04-09-2009, 04:40 PM   #9
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indeed mikem, it should be something like the pentax fisheye zoom at 16mm, but i wouldn't know to say for sure (never used the zoom).

probably the zoom would be better value, but the zenitar is bellow 200usd new in US, it is a /2.8, and it is really small (though i am not sure about the 10-17, never seen one in real life), it is NOT a true fisheye on aps-c though, it is just a distorted ultra wide, it does become a 180degree fisheye when fitted on a film body though.

the distorsion is very easy to correct on the zenitar (you can do it "unattended", like, have a script which does it for you, crop included), it does not degrade sharpness to any worrying degree, the true issue with using it as an ultrawide is that you need to watch your corners, and be aware that you will crop them out (so don't put something that matters for your composition in there), this could be an issue, it doesn't seem to be for me, ymmv.

polarizers: indeed, not suitable for sky with ultrawides, reflection on water and wet stuff is one thing i really need it for though. i don't use ND filters, i use braketing and exposure blending instead (but in some cases i wish i had nd filters at hand, i admit: like recently a tree in the foreground, on a very windy day.. )

the peleng is a different animal (or should i say beast). there is no need for that kind of nifty design for using the zenitar on aps-c, the filter system with three screws mentioned is what i was talking about earlyer (that should work, with cpl and nd filters, without any issues for the zenitar on aps-c, using just normal run-of-the-mill filters for the chosen system)

edit: dave is right, there is a filter thread in the rear, i am ignoring it completely because i find it useless, brilliant idea, yes, but useless . for both nd (i am thinking graduated nd) and polarizers you need access while shooting.

edit2: have a look at the two samples i linked above to get an idea of the degree of distorsion and cropping needed for defishing.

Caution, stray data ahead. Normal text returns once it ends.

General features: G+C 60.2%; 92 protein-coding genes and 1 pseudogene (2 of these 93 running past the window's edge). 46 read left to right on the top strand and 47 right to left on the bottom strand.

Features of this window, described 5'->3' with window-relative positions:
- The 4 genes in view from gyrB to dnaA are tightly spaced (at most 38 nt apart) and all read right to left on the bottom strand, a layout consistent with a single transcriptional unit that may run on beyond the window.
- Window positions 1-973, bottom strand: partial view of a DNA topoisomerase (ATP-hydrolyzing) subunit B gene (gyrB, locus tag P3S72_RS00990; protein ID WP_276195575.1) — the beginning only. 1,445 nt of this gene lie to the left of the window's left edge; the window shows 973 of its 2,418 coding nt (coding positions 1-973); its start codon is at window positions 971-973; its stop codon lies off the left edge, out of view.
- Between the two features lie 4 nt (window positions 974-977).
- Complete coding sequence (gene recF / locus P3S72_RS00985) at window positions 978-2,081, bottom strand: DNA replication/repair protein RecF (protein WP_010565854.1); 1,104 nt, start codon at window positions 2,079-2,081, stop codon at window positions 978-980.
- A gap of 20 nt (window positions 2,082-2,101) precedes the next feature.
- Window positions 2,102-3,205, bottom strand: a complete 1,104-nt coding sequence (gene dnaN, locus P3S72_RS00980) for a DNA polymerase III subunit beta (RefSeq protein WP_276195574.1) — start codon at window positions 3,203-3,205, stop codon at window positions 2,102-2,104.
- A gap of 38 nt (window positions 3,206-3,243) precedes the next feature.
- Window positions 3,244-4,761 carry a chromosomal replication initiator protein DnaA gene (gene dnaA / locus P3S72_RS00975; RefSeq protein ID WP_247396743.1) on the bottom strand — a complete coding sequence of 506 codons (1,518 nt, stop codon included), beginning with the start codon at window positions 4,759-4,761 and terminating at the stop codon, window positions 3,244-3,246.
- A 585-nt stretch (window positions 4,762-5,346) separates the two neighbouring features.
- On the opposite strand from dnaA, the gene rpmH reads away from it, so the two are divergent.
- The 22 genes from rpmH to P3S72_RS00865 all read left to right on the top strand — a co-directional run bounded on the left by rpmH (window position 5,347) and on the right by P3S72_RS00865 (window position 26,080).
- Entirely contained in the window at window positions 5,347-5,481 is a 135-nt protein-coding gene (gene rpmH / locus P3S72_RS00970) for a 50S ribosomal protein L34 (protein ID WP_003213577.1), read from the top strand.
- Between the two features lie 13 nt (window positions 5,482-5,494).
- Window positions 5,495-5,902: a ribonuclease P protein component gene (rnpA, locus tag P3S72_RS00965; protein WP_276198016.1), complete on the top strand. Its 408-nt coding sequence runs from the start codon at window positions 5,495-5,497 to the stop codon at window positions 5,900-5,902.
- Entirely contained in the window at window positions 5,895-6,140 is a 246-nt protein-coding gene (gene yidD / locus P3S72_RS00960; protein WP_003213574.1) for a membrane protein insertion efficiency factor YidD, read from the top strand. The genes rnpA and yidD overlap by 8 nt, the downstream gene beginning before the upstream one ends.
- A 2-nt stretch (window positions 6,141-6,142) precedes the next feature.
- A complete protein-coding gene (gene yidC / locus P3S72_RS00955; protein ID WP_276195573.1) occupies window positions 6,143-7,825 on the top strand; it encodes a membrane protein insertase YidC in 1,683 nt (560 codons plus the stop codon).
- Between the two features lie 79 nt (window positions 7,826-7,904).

Last edited by nanok; 04-09-2009 at 04:47 PM.
04-09-2009, 04:50 PM   #10
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I don't know it it's made to or not, but a 58mm filter will mount to the built-in hood of the 10-17mm. At 17mm it's out of view and works great. At less then 14mm it's in the shot, but like others have said, polarizers and ultra wides aren't the best mix.
Ryan
04-09-2009, 05:05 PM   #11
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how did i forget the best feature of the zenitar for me? (i guess i got so used to it i am taking it for granted): it has a good old fashioned dof scale, thus an instant hyperfocal distance calculator, that is essential for the way i use ultrawides for landscape! most zooms will lack this simple feature.
04-09-2009, 05:14 PM   #12
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QuoteOriginally posted by nanok Quote
how did i forget the best feature of the zenitar for me? (i guess i got so used to it i am taking it for granted): it has a good old fashioned dof scale, thus an instant hyperfocal distance calculator, that is essential for the way i use ultrawides for landscape! most zooms will lack this simple feature.
If you're shooting landscapes with a 16mm, why do you need a DOF scale?
04-09-2009, 06:09 PM   #13
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Have both the 10-17 and 12-24. They each have use. I never use filters. Would never use a polarizer except to kill reflections. The 12-24 has a tendency to darken the sky anyway.
04-09-2009, 08:04 PM   #14
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QuoteOriginally posted by Ira Quote
If you're shooting landscapes with a 16mm, why do you need a DOF scale?
because i cannot afford shooting a 4x5 with camera movements allowing me the luxury of the scheimpflug effect

dof is at least half of the reason for using wideangles for landscape.

Effective use of hyperfocal focusing for wide angle landscape photos

edit: there is one caveat though: the scale on the lens is designed for 35mm film, on aps-c the dof will be different (lower), but it is still a good starting point in my experience (usually assuming it is off by 1/2 - 1 stop will do the trick)

Last edited by nanok; 04-09-2009 at 08:16 PM.
04-09-2009, 08:05 PM   #15
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@nanok I checked out your samples. Nature is very forgiving with distortion! You could have fooled me with the un-defished shot and I wouldn't have guessed it came from a fisheye.

I've read some bad things about the sharpness of the zenitar (Ken Rockwell). In other places some users mentioned disassembling the focus ring to adjust the focus which greatly improved sharpness at larger apertures. What's your experience been?

Will the K10D meter with the zenitar? Do you have to shoot in manual or can you shoot in Av and just set the camera and lens to the same aperture?

@ryno Oooh that sounds very cool. Fisheye zoom with filter option could let me have my cake and eat it too.


This sub - $200 zenitar is sounding very tempting. It would leave me with a lot less guilt =]. The manual operation wouldn't be so bad; I wouldn't be using it for anything that's moving. I know I'm somewhat dissatisified with my 50mm f/1.7 A since b/c of the focusing issue. But that lens has razor thin dof and I'm trying to shoot people.